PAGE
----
RENT Magazine Q2 '22

Below are the first set of terms to get familiar with.

Net Operating Income The profitability of the property itself. The calcu- lation for Net Operating Income, commonly re- ferred to as NOI, is reve- nue minus expenses. Not too difficult, right?

Cash Flow The amount of money you have left after paying the mortgage, which is also known as debt service.

Revenue If you have a duplex and collect $800 per month for each unit, your revenue is $1,600.

Expenses Some of the more common operating

expenses on a duplex are property taxes, insurance, property management, maintenance and occasionally, utilities.

Net Operating Income = Revenue - Expenses

Let’s say that comes out to $510 per month. In this example, the initial financial review starts with:

Expenses - ($510)

Revenue $1,600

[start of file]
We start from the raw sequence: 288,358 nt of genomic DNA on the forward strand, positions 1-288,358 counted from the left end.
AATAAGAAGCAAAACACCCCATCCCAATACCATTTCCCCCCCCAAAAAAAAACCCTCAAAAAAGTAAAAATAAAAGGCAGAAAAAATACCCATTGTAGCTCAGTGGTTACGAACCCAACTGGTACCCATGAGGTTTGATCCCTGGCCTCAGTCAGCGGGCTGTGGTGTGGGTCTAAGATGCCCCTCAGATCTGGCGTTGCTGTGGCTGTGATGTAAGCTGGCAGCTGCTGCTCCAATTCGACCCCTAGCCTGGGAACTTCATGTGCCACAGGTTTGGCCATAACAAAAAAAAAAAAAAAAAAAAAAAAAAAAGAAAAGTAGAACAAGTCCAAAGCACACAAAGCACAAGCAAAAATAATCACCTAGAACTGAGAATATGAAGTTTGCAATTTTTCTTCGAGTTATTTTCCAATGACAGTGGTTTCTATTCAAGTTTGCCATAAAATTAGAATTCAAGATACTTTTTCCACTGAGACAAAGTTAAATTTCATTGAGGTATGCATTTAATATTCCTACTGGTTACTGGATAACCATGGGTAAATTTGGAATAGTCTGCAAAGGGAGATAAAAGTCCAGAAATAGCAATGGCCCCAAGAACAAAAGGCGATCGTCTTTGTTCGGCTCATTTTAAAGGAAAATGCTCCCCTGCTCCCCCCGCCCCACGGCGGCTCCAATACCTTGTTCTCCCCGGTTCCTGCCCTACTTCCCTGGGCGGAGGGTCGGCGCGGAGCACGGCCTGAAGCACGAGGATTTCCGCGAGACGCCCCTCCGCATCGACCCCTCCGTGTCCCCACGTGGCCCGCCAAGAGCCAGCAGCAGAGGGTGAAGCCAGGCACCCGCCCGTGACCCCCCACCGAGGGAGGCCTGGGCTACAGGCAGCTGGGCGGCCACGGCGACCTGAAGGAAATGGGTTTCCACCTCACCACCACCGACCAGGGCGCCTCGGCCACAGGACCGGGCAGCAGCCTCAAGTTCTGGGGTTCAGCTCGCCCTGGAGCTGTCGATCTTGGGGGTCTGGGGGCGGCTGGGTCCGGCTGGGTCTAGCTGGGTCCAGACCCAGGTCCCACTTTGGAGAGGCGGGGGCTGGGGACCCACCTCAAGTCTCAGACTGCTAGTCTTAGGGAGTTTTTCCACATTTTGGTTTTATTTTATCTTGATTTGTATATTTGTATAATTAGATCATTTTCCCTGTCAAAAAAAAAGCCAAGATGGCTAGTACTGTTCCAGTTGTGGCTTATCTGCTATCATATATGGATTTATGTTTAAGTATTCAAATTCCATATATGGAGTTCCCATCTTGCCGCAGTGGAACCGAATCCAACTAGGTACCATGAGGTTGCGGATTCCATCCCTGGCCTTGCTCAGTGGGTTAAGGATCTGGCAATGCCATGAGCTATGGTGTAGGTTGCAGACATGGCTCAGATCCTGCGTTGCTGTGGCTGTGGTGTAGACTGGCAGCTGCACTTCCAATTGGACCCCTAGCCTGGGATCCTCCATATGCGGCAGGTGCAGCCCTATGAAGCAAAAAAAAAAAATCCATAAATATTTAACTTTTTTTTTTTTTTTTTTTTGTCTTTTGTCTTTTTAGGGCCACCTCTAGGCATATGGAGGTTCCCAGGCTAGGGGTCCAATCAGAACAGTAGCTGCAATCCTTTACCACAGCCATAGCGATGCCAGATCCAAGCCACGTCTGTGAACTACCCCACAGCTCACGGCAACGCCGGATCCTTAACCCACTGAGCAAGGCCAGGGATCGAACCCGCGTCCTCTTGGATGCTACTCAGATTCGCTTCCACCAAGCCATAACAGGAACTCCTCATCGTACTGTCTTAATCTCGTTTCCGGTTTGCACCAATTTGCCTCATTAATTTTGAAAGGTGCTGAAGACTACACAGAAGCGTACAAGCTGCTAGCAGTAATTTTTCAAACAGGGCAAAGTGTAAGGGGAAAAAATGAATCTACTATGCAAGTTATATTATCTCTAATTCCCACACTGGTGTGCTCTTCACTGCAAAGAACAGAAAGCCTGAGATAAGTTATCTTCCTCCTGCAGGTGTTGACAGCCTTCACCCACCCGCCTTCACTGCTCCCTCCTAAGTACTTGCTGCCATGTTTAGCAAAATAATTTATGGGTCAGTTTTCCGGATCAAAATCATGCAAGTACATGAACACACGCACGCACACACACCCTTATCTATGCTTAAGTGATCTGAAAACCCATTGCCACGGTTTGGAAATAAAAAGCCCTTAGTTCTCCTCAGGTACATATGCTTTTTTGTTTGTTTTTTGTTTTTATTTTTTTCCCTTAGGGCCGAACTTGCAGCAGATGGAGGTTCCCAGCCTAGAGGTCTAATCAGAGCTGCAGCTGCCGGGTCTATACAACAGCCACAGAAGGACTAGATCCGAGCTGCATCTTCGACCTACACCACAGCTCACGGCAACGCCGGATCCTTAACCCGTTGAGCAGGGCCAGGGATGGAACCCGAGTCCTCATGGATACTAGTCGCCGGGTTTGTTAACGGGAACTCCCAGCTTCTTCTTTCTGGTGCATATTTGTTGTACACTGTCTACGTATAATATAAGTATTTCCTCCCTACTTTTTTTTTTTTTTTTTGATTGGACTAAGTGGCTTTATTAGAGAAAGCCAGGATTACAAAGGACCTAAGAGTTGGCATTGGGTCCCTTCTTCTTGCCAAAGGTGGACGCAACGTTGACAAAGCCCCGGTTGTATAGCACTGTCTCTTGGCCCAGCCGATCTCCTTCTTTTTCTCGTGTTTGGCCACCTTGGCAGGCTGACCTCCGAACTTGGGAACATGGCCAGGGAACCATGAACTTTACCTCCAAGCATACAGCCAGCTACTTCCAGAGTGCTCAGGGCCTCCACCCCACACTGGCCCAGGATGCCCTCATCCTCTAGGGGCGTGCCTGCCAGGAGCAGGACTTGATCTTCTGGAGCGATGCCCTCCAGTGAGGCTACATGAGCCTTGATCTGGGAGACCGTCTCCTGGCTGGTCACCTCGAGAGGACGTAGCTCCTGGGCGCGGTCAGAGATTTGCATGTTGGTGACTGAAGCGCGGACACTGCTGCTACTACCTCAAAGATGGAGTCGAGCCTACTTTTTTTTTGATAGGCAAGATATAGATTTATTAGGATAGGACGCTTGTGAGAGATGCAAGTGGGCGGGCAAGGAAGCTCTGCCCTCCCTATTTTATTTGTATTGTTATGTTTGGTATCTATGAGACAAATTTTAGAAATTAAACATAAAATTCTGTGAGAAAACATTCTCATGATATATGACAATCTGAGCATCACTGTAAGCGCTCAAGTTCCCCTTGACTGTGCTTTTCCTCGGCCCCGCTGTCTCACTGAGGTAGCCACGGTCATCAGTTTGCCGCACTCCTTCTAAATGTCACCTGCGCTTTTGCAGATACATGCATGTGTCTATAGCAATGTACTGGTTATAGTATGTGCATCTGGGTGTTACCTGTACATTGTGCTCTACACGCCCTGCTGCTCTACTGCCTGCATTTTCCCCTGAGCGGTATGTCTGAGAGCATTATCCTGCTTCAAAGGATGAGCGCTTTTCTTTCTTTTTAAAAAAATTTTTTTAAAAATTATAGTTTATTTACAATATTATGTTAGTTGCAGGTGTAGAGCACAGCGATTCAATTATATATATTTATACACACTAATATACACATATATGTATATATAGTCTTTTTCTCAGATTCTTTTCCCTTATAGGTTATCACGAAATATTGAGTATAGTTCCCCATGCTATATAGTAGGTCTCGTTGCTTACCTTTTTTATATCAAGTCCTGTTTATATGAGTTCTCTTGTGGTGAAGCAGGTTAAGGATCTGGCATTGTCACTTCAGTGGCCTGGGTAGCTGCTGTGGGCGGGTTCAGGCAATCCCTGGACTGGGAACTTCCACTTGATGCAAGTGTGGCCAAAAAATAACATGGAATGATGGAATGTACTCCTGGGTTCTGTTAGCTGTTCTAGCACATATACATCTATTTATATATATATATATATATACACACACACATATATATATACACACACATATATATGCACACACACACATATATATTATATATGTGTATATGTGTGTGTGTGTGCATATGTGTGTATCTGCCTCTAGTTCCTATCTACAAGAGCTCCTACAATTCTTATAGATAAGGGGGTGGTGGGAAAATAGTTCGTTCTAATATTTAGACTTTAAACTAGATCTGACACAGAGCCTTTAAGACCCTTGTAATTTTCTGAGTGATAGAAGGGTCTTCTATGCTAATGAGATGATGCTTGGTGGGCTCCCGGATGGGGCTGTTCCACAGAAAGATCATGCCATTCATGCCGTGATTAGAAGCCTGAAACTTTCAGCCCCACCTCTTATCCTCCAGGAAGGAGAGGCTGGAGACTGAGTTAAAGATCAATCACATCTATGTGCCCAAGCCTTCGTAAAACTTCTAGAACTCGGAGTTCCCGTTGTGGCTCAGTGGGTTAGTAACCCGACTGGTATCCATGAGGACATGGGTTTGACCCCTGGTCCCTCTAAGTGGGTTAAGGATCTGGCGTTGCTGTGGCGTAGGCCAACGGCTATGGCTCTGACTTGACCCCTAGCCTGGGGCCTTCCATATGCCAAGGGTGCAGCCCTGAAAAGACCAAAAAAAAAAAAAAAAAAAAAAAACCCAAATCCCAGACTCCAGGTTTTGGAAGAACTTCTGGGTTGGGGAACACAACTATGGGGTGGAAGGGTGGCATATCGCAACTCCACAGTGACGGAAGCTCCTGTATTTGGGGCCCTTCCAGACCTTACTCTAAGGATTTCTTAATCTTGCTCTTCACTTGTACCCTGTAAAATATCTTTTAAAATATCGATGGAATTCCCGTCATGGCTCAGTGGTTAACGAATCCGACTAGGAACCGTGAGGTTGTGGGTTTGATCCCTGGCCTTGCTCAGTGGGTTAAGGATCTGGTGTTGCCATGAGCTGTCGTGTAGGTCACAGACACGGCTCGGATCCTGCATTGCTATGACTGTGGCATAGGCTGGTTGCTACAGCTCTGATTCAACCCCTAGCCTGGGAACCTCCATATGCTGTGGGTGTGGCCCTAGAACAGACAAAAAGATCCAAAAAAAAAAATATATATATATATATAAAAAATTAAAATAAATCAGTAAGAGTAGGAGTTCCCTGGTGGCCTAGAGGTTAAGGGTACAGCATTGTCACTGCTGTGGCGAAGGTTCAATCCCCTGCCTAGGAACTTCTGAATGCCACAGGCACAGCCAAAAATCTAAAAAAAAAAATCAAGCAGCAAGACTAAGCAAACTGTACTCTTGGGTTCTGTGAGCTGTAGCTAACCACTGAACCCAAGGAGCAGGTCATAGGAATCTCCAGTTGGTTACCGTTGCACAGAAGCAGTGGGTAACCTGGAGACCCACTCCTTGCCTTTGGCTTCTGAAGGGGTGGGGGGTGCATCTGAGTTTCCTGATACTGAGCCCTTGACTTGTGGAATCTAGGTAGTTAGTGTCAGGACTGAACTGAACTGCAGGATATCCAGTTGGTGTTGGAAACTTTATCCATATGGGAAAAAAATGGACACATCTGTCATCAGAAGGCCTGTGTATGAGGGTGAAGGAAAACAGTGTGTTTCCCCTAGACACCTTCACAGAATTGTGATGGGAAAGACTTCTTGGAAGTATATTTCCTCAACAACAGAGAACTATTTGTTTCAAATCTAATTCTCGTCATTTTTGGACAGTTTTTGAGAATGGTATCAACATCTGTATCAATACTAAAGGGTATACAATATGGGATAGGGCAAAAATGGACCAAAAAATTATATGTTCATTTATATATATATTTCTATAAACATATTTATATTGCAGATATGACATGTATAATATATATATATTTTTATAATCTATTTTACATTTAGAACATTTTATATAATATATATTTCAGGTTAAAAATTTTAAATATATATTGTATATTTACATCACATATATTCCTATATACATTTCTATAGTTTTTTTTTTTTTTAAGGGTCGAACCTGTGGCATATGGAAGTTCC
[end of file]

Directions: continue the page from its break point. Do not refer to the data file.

NOI $1,090/mo

Cash Flow = NOI - Debt Service

Debt service is determined by:

Loan to Value (LTV) Why is that important? Let’s say you are buying a property for $160,000 and you’re getting a loan at 80% LTV. That means the bank is going to give you a loan that is 80% of that $160,000, which would be $128,000.

Interest Rate A 4.5% interest rate vs 6.5% interest rate is going to give you a smaller payment because the amount of interest you’re paying every month is less.

Amortization Period The timeline your bank is spreading out the payments until you are done paying. For example, a 30-year amortized loan means that over the course of 30 years, you are going to make the same payment every month, and at the end of 30 years, the balance will be zero.

Net Operating Income = Revenue - Expenses

For our example, let’s say that we are purchasing the property for $160,000 at an 80% LTV at 4.5% interest with a fixed rate 30-year amortization. Our monthly payment will be $649/mo.

Net Operating Income $1,090

Cash Flow $441/mo

Debt Service -($649)

This means you are collecting $220 per door. In the world of small multifamily, it’s ideal to be aiming toward $200-$250 a door, so this is a great place to be! Now, we all know that interest rates are on the rise, so don’t take these numbers as a static “must be.” I’d much rather see you take a smaller cash flow than just sit and watch everyone else take action.


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